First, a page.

It also paved the way for the democratic transition. Ewald’s analysis of the relation between liberalisation and democratisation suggests that it has not been mutually reinforcing. The premise, often made in the 1990s, that democracy will flourish in a market economy has not come true in Tanzania (or in most African countries, for that matter). The economic and social structures in a poor country with a majority of the population living in the rural areas have limited the impact that the democratisation process has been able to accomplish. The pressures and support from the international donor community notwithstanding, Tanzanians are, as Michael Bratton has concluded, voters but not citizens, indicating that there is a democratic deficit in the country.

Ewald’s study traces Tanzania’s political development over time with reference to four ‘spheres’: the state, political society, economic society and civil society. He does so with reference to a select number of indicators identified in relation to key institutions. This gives the basic structures of the book but one would have liked to see him do more in terms of analysis based on this framework. How do the spheres interact over time? What is the aggregate outcome of these interactions? How has democracy in Tanzania matured or been consolidated? These and related questions could have been addressed in the concluding chapter which, as it stands, amounts more to a summary of what has been said on earlier pages.

This shortcoming notwithstanding, his book is an interesting and valuable overview of Tanzania’s democratisation in the past couple of decades. It is rich in content and Ewald draws on a wide range of sources that enhances the value of his study. His book provides material that should be of interest to both students and policy practitioners who wish to familiarise themselves with this process in Tanzania.

Finally, it is in place to praise Mkuki na Nyota, a local Tanzanian publisher to take on this book and make it available where it is potentially of greatest value and relevance – Tanzania. Both Ewald and the publisher should be congratulated on ensuring that the domestic market comes first. One can only hope that professors and lecturers at Tanzania’s rapidly growing number of universities take advantage and grab this ‘low-hanging fruit’.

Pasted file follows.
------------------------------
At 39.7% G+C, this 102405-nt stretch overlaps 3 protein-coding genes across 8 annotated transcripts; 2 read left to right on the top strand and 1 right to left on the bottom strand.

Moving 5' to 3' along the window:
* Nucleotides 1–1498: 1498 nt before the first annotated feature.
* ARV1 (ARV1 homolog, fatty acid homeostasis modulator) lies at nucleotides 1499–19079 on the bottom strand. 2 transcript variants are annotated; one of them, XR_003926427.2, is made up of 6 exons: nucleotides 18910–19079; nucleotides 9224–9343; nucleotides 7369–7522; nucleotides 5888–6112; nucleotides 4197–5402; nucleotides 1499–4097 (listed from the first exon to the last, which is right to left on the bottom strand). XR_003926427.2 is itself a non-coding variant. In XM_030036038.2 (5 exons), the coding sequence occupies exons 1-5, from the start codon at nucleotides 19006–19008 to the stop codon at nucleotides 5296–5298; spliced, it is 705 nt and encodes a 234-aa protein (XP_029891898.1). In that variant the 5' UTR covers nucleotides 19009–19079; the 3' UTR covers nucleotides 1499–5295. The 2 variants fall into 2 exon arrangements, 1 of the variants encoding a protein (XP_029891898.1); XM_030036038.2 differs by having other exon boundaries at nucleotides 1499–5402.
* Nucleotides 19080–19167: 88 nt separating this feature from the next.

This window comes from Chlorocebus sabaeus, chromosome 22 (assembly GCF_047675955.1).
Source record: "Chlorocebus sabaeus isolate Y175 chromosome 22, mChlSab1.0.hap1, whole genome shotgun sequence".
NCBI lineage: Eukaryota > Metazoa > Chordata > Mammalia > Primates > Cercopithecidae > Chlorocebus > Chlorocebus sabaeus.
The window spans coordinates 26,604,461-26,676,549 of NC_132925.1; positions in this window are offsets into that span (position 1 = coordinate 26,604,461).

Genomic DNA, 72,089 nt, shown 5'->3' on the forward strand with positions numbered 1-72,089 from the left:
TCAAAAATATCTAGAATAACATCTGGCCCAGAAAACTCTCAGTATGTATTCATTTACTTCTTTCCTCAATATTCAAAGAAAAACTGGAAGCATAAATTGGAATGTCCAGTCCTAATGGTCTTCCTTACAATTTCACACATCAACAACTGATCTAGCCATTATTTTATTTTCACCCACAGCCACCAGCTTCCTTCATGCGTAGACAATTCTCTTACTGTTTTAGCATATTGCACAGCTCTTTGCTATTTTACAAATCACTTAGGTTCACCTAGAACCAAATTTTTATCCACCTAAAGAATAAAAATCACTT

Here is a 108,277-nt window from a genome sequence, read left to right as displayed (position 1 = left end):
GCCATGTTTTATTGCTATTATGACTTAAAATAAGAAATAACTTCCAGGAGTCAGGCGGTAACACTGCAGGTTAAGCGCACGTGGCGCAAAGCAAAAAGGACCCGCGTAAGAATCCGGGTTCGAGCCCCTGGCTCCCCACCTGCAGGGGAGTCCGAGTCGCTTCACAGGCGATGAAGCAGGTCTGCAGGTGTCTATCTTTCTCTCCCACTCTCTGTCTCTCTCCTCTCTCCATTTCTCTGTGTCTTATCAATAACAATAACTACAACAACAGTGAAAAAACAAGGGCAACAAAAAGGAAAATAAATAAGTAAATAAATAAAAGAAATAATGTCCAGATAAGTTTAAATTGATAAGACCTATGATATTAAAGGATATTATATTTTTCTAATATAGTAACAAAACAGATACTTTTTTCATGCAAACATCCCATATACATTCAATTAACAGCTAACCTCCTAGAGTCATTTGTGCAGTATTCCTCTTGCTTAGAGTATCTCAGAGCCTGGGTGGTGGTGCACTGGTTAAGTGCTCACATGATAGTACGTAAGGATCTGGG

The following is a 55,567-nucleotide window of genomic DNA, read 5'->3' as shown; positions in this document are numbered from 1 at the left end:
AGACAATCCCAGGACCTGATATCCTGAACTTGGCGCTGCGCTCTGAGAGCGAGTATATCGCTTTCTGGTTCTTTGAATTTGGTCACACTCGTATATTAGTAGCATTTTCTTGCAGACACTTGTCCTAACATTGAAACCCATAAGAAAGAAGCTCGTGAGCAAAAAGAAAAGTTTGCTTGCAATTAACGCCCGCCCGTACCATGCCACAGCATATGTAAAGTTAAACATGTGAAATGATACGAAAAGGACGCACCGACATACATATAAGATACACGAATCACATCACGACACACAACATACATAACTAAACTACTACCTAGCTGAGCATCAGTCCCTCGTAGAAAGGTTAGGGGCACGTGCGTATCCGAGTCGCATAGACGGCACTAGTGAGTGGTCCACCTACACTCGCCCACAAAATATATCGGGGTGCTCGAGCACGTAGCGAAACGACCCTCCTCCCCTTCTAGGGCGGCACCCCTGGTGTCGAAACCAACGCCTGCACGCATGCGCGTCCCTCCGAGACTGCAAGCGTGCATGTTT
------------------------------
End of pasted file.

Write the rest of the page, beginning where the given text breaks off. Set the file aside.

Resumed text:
Land, Belonging and Post-Colonial Analysis In Africa

Rasmus Hundsbæk Pedersen and Lars Buur

The New Scramble for Africa by Pádraig Carmody. Cambridge: Polity, 2011. Pp.244 incl. notes, bibliography, index. £15.99 (pbk). ISBN 9780745647852.

Land, Mobility and Belonging in West Africa by Carola Lentz. Bloomington: Indiana University Press, 2013. Pp.348. $85 (pbk). ISBN 978-0-253-00957-9.

Few who follow African politics would question that there is a scramble for natural resources going on in many countries on the continent. Local citizens and foreigners alike roam the countryside — or the surrounding oceans — on the lookout for extractable resources. The way the scramble is played out is informed by what French historian Fernand Braudel has termed the longue durée — the primacy of long-term historical structures over contemporary events. At least this is how the two books — the New Scramble for Africa by Pádraig Carmody, and Land, Mobility and Belonging in West Africa by Carola Lentz — approach questions related to land and natural resource extraction in Africa. Still, the two authors differ widely. Whereas Carmody emphasises the international power dimension of the exploitation of Africa’s resources, Lentz approaches the question of land from the perspective of belonging and alternating struggles between ‘first-comers’ and ‘new-comers’ at the local level that have taken and are taking place in pre-colonial, colonial, post-colonial and current times.